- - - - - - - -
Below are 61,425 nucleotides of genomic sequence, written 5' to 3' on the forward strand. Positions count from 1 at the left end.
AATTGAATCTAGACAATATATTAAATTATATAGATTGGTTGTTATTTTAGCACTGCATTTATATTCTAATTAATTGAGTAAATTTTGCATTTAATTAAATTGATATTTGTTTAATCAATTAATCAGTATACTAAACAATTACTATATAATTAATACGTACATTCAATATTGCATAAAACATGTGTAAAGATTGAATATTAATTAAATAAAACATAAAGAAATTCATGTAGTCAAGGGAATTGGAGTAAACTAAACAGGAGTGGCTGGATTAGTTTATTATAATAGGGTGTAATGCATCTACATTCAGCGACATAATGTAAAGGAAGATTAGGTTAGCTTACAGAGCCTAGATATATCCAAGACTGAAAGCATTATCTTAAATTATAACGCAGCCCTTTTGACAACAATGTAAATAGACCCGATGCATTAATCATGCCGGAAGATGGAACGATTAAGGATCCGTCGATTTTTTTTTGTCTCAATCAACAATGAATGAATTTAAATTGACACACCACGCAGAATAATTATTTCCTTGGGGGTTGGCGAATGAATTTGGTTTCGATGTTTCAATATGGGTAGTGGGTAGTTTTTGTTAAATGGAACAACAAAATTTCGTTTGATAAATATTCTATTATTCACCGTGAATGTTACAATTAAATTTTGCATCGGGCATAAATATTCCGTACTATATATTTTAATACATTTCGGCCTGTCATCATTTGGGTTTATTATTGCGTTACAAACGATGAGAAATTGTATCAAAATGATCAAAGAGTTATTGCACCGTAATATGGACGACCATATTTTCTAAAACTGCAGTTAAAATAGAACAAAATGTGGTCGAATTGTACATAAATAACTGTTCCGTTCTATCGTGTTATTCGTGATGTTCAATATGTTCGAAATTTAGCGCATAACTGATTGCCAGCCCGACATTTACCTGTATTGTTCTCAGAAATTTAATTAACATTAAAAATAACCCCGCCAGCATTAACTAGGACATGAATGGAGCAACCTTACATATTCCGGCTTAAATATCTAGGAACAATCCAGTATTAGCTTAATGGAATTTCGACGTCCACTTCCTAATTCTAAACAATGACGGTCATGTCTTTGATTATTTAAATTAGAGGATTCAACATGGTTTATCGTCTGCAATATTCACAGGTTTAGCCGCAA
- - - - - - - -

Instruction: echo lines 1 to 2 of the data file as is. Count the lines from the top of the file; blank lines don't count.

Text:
Below are 61,425 nucleotides of genomic sequence, written 5' to 3' on the forward strand. Positions count from 1 at the left end.
AATTGAATCTAGACAATATATTAAATTATATAGATTGGTTGTTATTTTAGCACTGCATTTATATTCTAATTAATTGAGTAAATTTTGCATTTAATTAAATTGATATTTGTTTAATCAATTAATCAGTATACTAAACAATTACTATATAATTAATACGTACATTCAATATTGCATAAAACATGTGTAAAGATTGAATATTAATTAAATAAAACATAAAGAAATTCATGTAGTCAAGGGAATTGGAGTAAACTAAACAGGAGTGGCTGGATTAGTTTATTATAATAGGGTGTAATGCATCTACATTCAGCGACATAATGTAAAGGAAGATTAGGTTAGCTTACAGAGCCTAGATATATCCAAGACTGAAAGCATTATCTTAAATTATAACGCAGCCCTTTTGACAACAATGTAAATAGACCCGATGCATTAATCATGCCGGAAGATGGAACGATTAAGGATCCGTCGATTTTTTTTTGTCTCAATCAACAATGAATGAATTTAAATTGACACACCACGCAGAATAATTATTTCCTTGGGGGTTGGCGAATGAATTTGGTTTCGATGTTTCAATATGGGTAGTGGGTAGTTTTTGTTAAATGGAACAACAAAATTTCGTTTGATAAATATTCTATTATTCACCGTGAATGTTACAATTAAATTTTGCATCGGGCATAAATATTCCGTACTATATATTTTAATACATTTCGGCCTGTCATCATTTGGGTTTATTATTGCGTTACAAACGATGAGAAATTGTATCAAAATGATCAAAGAGTTATTGCACCGTAATATGGACGACCATATTTTCTAAAACTGCAGTTAAAATAGAACAAAATGTGGTCGAATTGTACATAAATAACTGTTCCGTTCTATCGTGTTATTCGTGATGTTCAATATGTTCGAAATTTAGCGCATAACTGATTGCCAGCCCGACATTTACCTGTATTGTTCTCAGAAATTTAATTAACATTAAAAATAACCCCGCCAGCATTAACTAGGACATGAATGGAGCAACCTTACATATTCCGGCTTAAATATCTAGGAACAATCCAGTATTAGCTTAATGGAATTTCGACGTCCACTTCCTAATTCTAAACAATGACGGTCATGTCTTTGATTATTTAAATTAGAGGATTCAACATGGTTTATCGTCTGCAATATTCACAGGTTTAGCCGCAA